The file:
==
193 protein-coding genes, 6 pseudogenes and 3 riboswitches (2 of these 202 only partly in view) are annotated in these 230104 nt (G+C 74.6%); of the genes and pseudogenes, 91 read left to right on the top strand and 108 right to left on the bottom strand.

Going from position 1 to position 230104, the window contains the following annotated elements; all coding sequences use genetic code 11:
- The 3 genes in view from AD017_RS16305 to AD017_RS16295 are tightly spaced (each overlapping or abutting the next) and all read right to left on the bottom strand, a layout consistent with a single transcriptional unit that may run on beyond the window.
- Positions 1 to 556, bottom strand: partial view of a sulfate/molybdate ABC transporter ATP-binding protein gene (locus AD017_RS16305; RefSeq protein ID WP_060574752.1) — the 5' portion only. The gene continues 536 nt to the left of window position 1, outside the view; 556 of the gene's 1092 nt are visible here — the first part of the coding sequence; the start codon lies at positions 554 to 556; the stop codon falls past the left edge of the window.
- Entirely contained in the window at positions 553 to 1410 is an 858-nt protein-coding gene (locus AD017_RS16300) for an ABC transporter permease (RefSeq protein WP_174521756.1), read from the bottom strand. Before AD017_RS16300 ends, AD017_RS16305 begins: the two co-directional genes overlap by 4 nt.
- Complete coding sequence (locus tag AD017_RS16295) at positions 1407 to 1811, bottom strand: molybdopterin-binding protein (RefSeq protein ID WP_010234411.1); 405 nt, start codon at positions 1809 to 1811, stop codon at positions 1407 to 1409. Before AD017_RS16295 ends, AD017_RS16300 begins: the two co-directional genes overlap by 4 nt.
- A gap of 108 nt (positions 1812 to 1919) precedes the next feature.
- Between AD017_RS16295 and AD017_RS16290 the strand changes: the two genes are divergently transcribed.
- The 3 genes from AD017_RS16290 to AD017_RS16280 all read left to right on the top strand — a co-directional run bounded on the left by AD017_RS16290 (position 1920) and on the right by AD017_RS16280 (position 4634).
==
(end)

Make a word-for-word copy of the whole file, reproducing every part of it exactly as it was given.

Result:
193 protein-coding genes, 6 pseudogenes and 3 riboswitches (2 of these 202 only partly in view) are annotated in these 230104 nt (G+C 74.6%); of the genes and pseudogenes, 91 read left to right on the top strand and 108 right to left on the bottom strand.

Going from position 1 to position 230104, the window contains the following annotated elements; all coding sequences use genetic code 11:
- The 3 genes in view from AD017_RS16305 to AD017_RS16295 are tightly spaced (each overlapping or abutting the next) and all read right to left on the bottom strand, a layout consistent with a single transcriptional unit that may run on beyond the window.
- Positions 1 to 556, bottom strand: partial view of a sulfate/molybdate ABC transporter ATP-binding protein gene (locus AD017_RS16305; RefSeq protein ID WP_060574752.1) — the 5' portion only. The gene continues 536 nt to the left of window position 1, outside the view; 556 of the gene's 1092 nt are visible here — the first part of the coding sequence; the start codon lies at positions 554 to 556; the stop codon falls past the left edge of the window.
- Entirely contained in the window at positions 553 to 1410 is an 858-nt protein-coding gene (locus AD017_RS16300) for an ABC transporter permease (RefSeq protein WP_174521756.1), read from the bottom strand. Before AD017_RS16300 ends, AD017_RS16305 begins: the two co-directional genes overlap by 4 nt.
- Complete coding sequence (locus tag AD017_RS16295) at positions 1407 to 1811, bottom strand: molybdopterin-binding protein (RefSeq protein ID WP_010234411.1); 405 nt, start codon at positions 1809 to 1811, stop codon at positions 1407 to 1409. Before AD017_RS16295 ends, AD017_RS16300 begins: the two co-directional genes overlap by 4 nt.
- A gap of 108 nt (positions 1812 to 1919) precedes the next feature.
- Between AD017_RS16295 and AD017_RS16290 the strand changes: the two genes are divergently transcribed.
- The 3 genes from AD017_RS16290 to AD017_RS16280 all read left to right on the top strand — a co-directional run bounded on the left by AD017_RS16290 (position 1920) and on the right by AD017_RS16280 (position 4634).